Thomason College of Civil Engineering
28th March 1869
My dear Mother
I received your long looked for and welcome letter a few days ago, and was I glad to hear you were keeping quite well. It is now a very long time since I heard from you but I cannot say much on that score as I have not been bothering you with any letters. I received the newspapers you sent all right.
Why did you not come out to India when you had a chance? You would indeed have given us an agreeable surprise, you would find it vastly different here to have servants to attend on you instead of attending to others. India is not the bugbear that people at home try to make it. A person in fair circumstances can make themselves very comfortable, although many of the luxuries in India don’t come up to the comforts at home. If ever you get another chance and you feel inclined, don’t throw it away for you would be so comfortable here more than you can have any idea of.
Well, here we are having great doings on close by at Umballa (Editors Note – presently called Ambala); the meeting of the Viceroy and the Ameer of Cabul (sic). I would have liked to have gone, but I am too busy. Our official year closes on the 31st of March and I have to close the Years accounts of the Press. The Durbar was to have taken place yesterday and I believe there is to be a grand Military display tomorrow to show off a bit in front of him. The Viceroy is to be at Roorkee on the 10th of next month when he will visit the College and Press, he will be the third Governor General that I have been introduced to.
Richard Bourke, Earl of Mayo KP GHSI PC
Viceroy of India 12 January 1869-8 February 1872
There has been a great cry of famine lately all over the country owing to no rain and the Govt has been going on with large works to give employment to the starving population, but lately we have had nothing but rain, rain- a most unusual thing at this time of year and there were great fears that the stunted crops that were in the ground would have been destroyed; but the clouds have disappeared and the country looks beautiful.
I took Letty yesterday out into the country a bit and everything looks so nice and green. The weather is delightful, but we have to look forward for a good grilling before long.
I have bought a nice big home since I wrote to you last. Thirteen rooms in it besides homes for servants and cattle. We are living in it ourselves and are very comfortable and we have a nice garden with lots of fruit in it. I wish I could send you some of the Bombay Mangoes.
Last month there was a friend of mine and his wife who left here for home. He was working in the Canal Foundry as foreman smith and had been here for the last six years. I asked him to call on you if ever he came your way, his name is William Johnston (he might be a distant relation, who knows) and I knew you would like to see anybody that had seen me lately.
So Ann has got a daughter(Editor’s Note- Ann Paterson – my great great grandmother married Joseph Hume – my great great grandfather-at Edinburgh on 20th September 1867. Their daughter Mary Falls Hume was born 26th March 1868) I hope she has got a good husband, I suppose recollects me well. And Agnes is going to be married; I hope it will be a good match. What is his name ?, and what trade is he in ? ( Editor’s Note-Agnes Paterson born August 1850 married Charles Skinner a tailor of 13 Union Street , Edinburgh); I am sorry to hear that Georgie is not well ( Editors Note-George Paterson, born 1848 was to live until he was 68 years old). I hope he is all right again by this time. He is a little chick when I saw him last; I don’t suppose he remembers me- he was the last I spoke to when I left. I little thought then I would soon be so far away. Is he still working at Mr Boyds? (Editor’s Note – the Edinburgh Publisher who with Oliver produced the famous ‘New Edinburgh Almanac and National Repository’. The Publishing company Oliver & Boyd, began in 1807/08 by Thomas Oliver and George Boyd and was based at Tweeddale Court off the High Street in Edinburgh. Over the nineteenth and twentieth century, the firm forged a reputation in medical publishing and educational textbook publishing, particularly dominating overseas markets.)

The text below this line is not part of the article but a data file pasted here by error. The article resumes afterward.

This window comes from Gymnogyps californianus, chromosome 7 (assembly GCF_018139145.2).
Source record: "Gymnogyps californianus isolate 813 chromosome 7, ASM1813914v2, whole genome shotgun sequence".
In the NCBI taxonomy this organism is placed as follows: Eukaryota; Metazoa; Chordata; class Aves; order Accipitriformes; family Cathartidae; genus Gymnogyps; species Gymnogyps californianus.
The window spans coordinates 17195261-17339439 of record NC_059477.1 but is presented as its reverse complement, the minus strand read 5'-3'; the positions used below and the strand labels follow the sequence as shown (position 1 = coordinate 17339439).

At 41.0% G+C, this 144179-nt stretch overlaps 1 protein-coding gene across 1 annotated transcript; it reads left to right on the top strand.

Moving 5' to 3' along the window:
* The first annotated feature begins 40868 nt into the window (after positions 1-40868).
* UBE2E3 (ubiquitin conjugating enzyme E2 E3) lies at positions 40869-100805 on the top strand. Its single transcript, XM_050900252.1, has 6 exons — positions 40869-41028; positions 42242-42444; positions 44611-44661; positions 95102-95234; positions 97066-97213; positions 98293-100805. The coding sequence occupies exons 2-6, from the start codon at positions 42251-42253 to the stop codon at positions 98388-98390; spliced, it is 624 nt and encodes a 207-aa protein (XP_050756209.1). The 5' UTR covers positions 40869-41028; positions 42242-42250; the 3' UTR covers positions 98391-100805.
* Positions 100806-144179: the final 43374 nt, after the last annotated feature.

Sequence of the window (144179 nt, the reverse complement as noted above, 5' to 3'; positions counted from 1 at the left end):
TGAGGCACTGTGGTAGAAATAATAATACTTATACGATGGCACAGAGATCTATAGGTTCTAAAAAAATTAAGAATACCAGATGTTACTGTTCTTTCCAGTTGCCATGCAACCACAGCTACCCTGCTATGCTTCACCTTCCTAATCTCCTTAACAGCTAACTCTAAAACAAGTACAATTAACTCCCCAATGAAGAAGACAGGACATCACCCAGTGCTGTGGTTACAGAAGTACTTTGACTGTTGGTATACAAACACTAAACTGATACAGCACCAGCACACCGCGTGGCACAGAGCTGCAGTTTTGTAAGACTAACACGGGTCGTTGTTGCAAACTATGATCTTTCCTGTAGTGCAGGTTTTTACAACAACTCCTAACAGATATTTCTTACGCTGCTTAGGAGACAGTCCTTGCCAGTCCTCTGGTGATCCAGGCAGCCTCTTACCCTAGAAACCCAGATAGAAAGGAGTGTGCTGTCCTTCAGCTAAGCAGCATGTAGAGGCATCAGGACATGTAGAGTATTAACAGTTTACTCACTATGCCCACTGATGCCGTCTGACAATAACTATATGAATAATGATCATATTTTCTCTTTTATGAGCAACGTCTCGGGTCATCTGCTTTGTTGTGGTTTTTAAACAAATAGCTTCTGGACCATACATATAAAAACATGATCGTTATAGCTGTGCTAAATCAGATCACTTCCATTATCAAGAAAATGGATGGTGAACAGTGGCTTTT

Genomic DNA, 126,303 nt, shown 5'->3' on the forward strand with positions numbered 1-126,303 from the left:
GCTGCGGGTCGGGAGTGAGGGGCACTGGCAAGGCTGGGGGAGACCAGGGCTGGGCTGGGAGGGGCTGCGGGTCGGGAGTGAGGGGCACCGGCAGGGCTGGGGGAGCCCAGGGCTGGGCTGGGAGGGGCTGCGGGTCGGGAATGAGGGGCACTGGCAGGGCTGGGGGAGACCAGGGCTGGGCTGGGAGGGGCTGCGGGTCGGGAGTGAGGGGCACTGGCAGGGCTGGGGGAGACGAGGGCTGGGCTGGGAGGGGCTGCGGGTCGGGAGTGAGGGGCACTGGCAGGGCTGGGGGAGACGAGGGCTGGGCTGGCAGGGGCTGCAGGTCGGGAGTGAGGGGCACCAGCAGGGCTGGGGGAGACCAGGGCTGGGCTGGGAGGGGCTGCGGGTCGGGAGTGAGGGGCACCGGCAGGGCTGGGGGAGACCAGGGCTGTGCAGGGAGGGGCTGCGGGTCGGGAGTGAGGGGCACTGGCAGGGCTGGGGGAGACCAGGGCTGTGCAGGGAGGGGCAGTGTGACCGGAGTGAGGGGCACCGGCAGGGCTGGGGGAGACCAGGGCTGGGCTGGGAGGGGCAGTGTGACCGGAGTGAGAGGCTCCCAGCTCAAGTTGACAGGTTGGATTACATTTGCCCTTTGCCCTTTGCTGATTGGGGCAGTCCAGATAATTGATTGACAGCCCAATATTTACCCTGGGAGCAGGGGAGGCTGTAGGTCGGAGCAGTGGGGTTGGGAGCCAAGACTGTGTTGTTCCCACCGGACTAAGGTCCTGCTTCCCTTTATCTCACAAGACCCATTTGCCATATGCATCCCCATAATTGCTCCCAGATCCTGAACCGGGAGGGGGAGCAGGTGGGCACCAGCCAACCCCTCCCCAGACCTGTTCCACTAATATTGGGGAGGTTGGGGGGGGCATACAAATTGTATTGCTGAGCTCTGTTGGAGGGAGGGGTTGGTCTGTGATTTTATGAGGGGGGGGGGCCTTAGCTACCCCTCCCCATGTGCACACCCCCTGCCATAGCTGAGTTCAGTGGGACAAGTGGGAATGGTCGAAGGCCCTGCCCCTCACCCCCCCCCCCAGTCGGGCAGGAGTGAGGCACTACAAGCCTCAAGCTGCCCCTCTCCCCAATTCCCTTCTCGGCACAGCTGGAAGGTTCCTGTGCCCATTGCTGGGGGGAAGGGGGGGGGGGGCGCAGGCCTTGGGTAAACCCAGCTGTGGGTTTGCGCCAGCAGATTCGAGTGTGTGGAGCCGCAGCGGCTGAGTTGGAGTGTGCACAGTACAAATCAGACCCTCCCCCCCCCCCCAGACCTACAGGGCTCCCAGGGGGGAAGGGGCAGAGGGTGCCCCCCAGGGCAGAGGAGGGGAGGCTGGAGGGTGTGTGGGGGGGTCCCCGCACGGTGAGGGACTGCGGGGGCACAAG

Does Mr Boyd ever enquire of me, or ask how I am getting on? I saw an affair in the papers about a lawsuit he had with another publisher about prigging from his Almanac.
I send you by this post a copy of the Agra Exhibition Catalogue in which my name appears as having received 2 silver medals and 2 money prizes- see pages 352 and 353.
I also send you a copy of what was to have been the Catalogue of the Lahore Exhibition, but it was altered to what it is- there is some valuable information to be got from it. Perhaps Mr Boyd would like to see it. I send it to show you what we can do here with very small means- but a good will. Although I say it, there is not a Press in the country can touch the same for the styleof work turned out and I got a puff in the papers about it lately when this book came out.
Trusting this finds you enjoying good health as I am happy to say this leaves me and mine.
Letty joins me in wishing you to accept our joint loves and hoping to hear from you soon.
Your affectionate Son
Since I wrote to you , Letty has lost her mother, poor girl. She was very much cut up. The old woman died at my place, she had just come in from Meerut a short time before. I was very glad she was with us at her last – old age carried her off.
While writing to you I am pestered with this daughter of mine who is dodging round my chair and bawling ‘Papa’, and laughing till she gets black in the face. I don’t know if I told you, her name is Ann Agnes Louisa after you, after Aunt, after her godmother. (Editors Note: Ann Agnes Louisa Johnston was born 30th May 1866)
with fond love your son Jamie